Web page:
November 22, 2017

Colorado Court of Appeals: District Court Properly Denied Attorney Fees to Non-prevailing Party

The Colorado Court of Appeals issued its opinion in Klein v. Tiburon Development, LLC on Thursday, August 10, 2017.

Attorney Fees—Fee-Shifting Provision—Contract—Violation of Public Policy—Substantial Justification.

Following remand, the district court denied the Kleins’ request for attorney fees and costs pursuant to a line of credit agreement (LOC) between them and Tiburon Development LLC (Tiburon). The district court granted Tiburon’s and Sell’s (a member of Tiburon) motions for attorney fees and costs.

On appeal, the Kleins contended that the district court erroneously denied their request for attorney fees pursuant to the fee-shifting provision of the LOC. However, enforcing  and awarding the Kleins their attorney fees and costs pursuant to the LOC would violate public policy because the Kleins lost the predominant and only contested part of the LOC claim, and they had only nominal success on the secondary and uncontested issue of entitlement to interest on the LOC. It would have been an abuse of discretion to conclude that the Kleins were the prevailing party on the LOC claim. Further, the Kleins were sanctioned for their conduct during the litigation and ordered to pay all of Tiburon’s attorney fees.

The Kleins next contended that the district court erred in awarding Sell the attorney fees he incurred in seeking an award of fees because Sell failed to carry his burden to prove that the Kleins’ defense to his fees motion lacked substantial justification, and the district court never found that the Kleins’ defense was frivolous. An award of fees incurred in seeking fees under C.R.S. § 13-17-102 must be supported by a determination in the record that the sanctioned party’s defense to the fees motion lacked substantial justification. Because the record in this case does not support that finding, the district court erred in including in its fee award the fees Sell incurred in pursuing his motion for fees.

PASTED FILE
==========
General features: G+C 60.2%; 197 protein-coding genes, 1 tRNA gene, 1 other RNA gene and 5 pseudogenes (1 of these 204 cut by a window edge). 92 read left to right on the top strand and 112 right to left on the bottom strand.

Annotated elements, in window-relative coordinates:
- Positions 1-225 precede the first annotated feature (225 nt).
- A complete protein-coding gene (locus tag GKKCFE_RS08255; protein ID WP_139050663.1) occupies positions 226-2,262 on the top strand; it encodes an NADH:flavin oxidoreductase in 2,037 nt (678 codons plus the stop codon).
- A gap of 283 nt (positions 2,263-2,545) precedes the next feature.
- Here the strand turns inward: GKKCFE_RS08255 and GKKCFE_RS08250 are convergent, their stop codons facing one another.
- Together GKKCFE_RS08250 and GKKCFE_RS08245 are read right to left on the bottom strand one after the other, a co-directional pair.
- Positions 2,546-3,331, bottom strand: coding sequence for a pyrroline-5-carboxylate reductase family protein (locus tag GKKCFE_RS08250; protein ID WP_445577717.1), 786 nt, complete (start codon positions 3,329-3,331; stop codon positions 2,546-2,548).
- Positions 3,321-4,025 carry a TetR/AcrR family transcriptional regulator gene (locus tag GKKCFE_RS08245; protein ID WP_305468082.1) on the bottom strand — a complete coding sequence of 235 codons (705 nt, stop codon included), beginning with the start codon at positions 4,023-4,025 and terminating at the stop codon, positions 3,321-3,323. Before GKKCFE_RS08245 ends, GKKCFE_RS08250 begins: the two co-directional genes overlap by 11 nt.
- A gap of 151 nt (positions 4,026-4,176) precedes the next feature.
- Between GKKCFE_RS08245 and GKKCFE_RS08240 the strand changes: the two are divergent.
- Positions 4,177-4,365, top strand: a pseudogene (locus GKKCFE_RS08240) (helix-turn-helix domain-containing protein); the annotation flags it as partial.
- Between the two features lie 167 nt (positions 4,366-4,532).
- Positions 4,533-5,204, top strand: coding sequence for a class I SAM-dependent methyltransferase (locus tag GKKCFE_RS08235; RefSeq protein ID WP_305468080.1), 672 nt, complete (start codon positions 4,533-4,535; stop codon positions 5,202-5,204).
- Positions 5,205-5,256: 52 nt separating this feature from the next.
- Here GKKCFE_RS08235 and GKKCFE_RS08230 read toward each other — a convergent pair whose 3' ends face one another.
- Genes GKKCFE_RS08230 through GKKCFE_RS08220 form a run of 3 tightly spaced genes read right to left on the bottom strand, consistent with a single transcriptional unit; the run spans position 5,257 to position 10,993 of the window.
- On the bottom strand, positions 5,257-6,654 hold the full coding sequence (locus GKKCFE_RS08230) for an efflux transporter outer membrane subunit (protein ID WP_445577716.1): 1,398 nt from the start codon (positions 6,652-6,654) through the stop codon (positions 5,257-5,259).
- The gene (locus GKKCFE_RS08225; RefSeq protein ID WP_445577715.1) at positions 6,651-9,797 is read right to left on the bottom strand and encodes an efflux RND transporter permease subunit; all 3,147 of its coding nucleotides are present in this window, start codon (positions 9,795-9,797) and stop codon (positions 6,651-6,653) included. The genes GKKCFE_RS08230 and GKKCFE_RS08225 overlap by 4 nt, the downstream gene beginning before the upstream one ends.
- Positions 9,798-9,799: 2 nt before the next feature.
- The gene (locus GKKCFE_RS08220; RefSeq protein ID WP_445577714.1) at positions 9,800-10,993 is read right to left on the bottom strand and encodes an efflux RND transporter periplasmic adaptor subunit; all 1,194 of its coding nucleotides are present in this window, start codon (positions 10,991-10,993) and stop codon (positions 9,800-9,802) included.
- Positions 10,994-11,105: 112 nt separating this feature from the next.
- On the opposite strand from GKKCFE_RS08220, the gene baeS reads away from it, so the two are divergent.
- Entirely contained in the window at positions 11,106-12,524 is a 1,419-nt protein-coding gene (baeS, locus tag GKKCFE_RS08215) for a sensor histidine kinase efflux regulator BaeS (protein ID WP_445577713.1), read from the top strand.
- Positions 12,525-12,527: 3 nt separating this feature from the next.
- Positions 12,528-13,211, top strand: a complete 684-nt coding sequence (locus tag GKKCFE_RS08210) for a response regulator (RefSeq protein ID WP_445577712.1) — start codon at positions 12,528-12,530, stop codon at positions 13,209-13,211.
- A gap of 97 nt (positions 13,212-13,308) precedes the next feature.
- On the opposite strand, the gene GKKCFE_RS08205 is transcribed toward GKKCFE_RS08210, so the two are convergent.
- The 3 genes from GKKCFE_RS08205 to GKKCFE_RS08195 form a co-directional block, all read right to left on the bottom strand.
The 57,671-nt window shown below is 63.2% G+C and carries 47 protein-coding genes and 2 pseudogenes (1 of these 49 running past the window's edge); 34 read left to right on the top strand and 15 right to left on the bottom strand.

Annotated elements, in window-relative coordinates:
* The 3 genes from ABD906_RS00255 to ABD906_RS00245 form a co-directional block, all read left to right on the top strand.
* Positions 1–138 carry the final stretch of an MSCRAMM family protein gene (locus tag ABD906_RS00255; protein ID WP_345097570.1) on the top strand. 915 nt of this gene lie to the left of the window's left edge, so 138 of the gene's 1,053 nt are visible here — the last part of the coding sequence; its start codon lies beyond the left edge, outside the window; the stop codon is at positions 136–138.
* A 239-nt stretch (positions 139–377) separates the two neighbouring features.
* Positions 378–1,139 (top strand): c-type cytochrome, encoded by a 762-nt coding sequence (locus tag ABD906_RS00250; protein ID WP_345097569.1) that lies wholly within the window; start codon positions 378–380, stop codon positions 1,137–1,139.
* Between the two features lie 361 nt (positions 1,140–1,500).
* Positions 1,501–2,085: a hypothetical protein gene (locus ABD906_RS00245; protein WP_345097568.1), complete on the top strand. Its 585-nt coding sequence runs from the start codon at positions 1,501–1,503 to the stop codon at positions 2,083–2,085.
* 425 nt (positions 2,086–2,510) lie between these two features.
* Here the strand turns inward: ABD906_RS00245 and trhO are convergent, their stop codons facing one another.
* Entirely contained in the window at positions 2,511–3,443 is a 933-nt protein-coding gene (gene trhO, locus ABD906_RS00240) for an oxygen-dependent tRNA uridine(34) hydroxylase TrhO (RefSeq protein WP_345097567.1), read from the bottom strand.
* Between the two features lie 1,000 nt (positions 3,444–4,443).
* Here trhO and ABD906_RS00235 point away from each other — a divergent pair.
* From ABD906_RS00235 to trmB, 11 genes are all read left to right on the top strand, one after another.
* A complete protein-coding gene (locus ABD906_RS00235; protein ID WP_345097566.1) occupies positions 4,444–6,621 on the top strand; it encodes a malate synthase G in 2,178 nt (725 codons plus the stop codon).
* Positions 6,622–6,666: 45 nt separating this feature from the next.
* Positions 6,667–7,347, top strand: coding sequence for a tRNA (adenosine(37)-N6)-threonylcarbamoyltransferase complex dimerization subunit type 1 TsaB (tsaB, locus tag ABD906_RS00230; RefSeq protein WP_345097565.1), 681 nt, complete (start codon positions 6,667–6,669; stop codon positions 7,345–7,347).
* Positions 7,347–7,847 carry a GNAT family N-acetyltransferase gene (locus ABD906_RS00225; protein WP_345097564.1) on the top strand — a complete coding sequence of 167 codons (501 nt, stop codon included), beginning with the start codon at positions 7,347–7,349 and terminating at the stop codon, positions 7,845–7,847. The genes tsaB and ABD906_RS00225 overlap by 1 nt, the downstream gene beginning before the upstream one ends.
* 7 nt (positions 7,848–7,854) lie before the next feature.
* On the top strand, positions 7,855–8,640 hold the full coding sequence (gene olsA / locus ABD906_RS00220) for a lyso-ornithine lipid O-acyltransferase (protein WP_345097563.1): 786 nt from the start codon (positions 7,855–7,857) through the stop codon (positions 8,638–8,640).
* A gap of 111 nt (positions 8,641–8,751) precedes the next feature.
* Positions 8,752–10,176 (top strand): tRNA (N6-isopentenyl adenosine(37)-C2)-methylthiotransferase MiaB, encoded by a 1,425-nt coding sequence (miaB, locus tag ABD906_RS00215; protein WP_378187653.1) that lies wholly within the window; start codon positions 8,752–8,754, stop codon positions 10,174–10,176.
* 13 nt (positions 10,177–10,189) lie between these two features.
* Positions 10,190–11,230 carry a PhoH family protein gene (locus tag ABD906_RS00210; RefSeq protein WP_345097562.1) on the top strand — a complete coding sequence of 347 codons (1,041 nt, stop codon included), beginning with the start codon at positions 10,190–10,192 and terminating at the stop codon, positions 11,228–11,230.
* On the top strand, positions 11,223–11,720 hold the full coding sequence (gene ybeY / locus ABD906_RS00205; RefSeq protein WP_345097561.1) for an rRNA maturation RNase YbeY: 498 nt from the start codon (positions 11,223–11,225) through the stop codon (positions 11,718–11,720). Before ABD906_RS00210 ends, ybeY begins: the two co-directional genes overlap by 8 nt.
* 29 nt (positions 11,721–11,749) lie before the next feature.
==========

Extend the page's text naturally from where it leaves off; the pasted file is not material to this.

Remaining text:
The Kleins further contended that the district court’s award of fees to Sell unreasonably included fees Sell incurred to respond to the Kleins’ C.R.C.P. 59 motion, which they asserted was not relevant to their claims against Sell. It was not an abuse of discretion for the district court to award Sell the attorney fees he incurred to respond to the Kleins’ C.R.C.P. 59 motion, and the decision was supported by findings in the record.

The judgments denying an award of attorney fees and costs to the Kleins and awarding Sell the attorney fees he incurred to respond to the Kleins’ C.R.C.P. 59 motion were affirmed. The judgment was reversed insofar as the court awarded Sell the attorney fees he incurred in seeking fees against the Kleins, and the case was remanded for the district court to subtract the amount of such fees from the award.

Summary provided courtesy of Colorado Lawyer.

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